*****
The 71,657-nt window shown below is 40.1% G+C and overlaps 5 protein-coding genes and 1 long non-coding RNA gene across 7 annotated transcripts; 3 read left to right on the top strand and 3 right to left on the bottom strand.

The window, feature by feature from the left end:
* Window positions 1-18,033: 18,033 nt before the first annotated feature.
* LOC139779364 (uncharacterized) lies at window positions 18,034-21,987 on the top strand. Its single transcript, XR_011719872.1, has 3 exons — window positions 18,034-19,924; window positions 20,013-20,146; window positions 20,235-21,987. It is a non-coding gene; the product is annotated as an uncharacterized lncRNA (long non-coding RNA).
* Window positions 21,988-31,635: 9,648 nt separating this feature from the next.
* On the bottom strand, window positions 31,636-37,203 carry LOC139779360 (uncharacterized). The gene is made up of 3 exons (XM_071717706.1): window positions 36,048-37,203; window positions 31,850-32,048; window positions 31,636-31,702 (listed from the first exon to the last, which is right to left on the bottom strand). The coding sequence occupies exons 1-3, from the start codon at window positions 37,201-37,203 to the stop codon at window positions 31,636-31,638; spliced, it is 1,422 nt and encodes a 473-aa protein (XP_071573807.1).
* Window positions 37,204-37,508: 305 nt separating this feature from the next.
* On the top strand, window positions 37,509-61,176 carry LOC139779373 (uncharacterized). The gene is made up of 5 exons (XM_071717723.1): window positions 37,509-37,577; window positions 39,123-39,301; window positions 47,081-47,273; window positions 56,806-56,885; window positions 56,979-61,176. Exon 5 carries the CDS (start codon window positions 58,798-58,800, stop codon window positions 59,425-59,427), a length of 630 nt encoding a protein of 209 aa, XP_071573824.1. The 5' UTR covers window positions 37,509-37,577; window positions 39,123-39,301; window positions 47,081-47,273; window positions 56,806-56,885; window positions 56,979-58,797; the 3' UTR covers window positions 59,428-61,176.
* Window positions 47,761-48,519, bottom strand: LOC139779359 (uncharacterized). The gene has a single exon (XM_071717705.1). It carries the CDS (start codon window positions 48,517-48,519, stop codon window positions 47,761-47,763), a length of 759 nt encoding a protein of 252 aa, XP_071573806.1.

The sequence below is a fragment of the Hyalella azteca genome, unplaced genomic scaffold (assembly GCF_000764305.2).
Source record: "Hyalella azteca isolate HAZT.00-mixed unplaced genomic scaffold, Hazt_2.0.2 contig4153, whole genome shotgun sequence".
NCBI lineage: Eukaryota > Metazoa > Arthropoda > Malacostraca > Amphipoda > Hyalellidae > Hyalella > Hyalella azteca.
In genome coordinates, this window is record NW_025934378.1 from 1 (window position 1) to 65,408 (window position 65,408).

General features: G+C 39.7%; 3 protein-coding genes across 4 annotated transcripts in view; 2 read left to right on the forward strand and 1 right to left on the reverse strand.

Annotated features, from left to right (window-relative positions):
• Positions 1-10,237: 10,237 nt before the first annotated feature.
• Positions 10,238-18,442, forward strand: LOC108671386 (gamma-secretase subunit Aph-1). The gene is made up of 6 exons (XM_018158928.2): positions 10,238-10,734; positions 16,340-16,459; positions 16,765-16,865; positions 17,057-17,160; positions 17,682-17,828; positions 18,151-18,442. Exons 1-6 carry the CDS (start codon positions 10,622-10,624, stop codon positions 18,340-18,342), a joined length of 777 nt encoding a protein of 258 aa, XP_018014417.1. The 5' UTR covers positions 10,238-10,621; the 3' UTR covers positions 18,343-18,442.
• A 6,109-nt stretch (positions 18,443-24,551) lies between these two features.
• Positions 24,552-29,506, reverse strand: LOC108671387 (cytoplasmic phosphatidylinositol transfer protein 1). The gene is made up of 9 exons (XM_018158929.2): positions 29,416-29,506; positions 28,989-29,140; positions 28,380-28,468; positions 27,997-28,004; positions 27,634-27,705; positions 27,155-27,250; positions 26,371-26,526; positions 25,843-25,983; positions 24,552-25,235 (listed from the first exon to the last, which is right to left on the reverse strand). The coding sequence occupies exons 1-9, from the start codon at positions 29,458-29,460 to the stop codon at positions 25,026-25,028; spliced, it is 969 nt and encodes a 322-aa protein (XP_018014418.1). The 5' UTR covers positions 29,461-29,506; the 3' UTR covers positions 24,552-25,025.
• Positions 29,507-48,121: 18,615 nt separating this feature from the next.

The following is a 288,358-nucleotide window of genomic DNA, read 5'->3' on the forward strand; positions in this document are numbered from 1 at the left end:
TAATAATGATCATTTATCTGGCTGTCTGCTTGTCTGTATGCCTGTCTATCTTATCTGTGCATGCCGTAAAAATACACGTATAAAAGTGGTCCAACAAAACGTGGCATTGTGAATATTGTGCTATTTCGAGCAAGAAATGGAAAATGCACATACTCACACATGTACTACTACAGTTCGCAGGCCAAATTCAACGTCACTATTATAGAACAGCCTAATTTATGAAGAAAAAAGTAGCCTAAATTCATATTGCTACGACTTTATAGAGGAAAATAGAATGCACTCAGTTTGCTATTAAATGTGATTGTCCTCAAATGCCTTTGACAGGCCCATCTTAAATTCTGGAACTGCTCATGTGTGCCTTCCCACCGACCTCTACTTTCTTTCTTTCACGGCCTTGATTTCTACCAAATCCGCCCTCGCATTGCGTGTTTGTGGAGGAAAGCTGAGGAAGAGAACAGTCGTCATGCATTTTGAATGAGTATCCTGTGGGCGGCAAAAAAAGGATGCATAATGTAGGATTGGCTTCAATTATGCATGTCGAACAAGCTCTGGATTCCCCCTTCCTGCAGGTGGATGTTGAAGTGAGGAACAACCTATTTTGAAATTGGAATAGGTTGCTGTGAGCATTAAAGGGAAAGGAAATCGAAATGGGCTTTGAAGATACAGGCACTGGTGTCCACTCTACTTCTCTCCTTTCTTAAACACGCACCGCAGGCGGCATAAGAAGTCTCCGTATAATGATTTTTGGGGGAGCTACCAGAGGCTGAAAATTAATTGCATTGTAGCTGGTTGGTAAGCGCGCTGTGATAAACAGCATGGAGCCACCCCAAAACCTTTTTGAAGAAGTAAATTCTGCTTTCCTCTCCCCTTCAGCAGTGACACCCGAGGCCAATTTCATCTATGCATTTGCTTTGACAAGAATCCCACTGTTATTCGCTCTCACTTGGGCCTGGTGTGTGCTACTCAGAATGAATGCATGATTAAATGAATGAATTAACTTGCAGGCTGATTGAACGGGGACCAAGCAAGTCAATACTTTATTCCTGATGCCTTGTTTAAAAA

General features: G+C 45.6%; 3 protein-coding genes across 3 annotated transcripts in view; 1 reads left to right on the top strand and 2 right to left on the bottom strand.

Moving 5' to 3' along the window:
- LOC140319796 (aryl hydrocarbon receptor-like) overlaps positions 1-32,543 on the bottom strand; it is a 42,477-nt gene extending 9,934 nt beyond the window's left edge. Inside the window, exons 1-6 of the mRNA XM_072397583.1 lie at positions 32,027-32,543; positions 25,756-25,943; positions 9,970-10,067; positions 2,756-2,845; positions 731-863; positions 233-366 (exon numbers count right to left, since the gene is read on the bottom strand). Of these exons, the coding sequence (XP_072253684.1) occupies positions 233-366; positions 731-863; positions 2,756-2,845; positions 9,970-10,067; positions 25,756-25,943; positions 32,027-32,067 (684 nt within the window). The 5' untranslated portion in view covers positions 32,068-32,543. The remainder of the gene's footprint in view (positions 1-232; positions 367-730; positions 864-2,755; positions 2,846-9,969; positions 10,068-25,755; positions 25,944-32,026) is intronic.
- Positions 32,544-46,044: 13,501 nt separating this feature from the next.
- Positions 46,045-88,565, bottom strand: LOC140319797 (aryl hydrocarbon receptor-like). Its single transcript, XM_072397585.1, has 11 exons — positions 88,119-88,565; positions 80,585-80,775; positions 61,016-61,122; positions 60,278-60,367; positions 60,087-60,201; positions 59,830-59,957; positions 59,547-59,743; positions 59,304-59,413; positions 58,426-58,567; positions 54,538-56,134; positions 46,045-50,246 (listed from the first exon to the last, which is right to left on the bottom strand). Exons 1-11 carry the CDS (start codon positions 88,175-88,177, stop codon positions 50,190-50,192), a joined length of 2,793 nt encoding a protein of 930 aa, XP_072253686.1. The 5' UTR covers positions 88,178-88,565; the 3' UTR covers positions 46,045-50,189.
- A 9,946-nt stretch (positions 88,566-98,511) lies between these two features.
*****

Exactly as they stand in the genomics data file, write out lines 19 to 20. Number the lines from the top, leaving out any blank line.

• Positions 24,552-29,506, reverse strand: LOC108671387 (cytoplasmic phosphatidylinositol transfer protein 1). The gene is made up of 9 exons (XM_018158929.2): positions 29,416-29,506; positions 28,989-29,140; positions 28,380-28,468; positions 27,997-28,004; positions 27,634-27,705; positions 27,155-27,250; positions 26,371-26,526; positions 25,843-25,983; positions 24,552-25,235 (listed from the first exon to the last, which is right to left on the reverse strand). The coding sequence occupies exons 1-9, from the start codon at positions 29,458-29,460 to the stop codon at positions 25,026-25,028; spliced, it is 969 nt and encodes a 322-aa protein (XP_018014418.1). The 5' UTR covers positions 29,461-29,506; the 3' UTR covers positions 24,552-25,025.
• Positions 29,507-48,121: 18,615 nt separating this feature from the next.